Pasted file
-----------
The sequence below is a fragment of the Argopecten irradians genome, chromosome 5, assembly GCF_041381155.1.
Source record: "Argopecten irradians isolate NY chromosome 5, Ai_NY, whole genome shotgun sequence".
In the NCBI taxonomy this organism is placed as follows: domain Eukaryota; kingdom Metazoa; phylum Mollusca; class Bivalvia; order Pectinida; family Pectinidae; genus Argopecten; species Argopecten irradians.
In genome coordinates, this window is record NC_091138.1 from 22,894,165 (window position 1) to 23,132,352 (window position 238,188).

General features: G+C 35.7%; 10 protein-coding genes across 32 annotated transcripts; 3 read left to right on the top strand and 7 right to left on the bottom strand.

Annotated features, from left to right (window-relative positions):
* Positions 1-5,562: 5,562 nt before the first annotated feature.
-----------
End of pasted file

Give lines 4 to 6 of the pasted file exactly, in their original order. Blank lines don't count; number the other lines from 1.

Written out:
In genome coordinates, this window is record NC_091138.1 from 22,894,165 (window position 1) to 23,132,352 (window position 238,188).

General features: G+C 35.7%; 10 protein-coding genes across 32 annotated transcripts; 3 read left to right on the top strand and 7 right to left on the bottom strand.

Annotated features, from left to right (window-relative positions):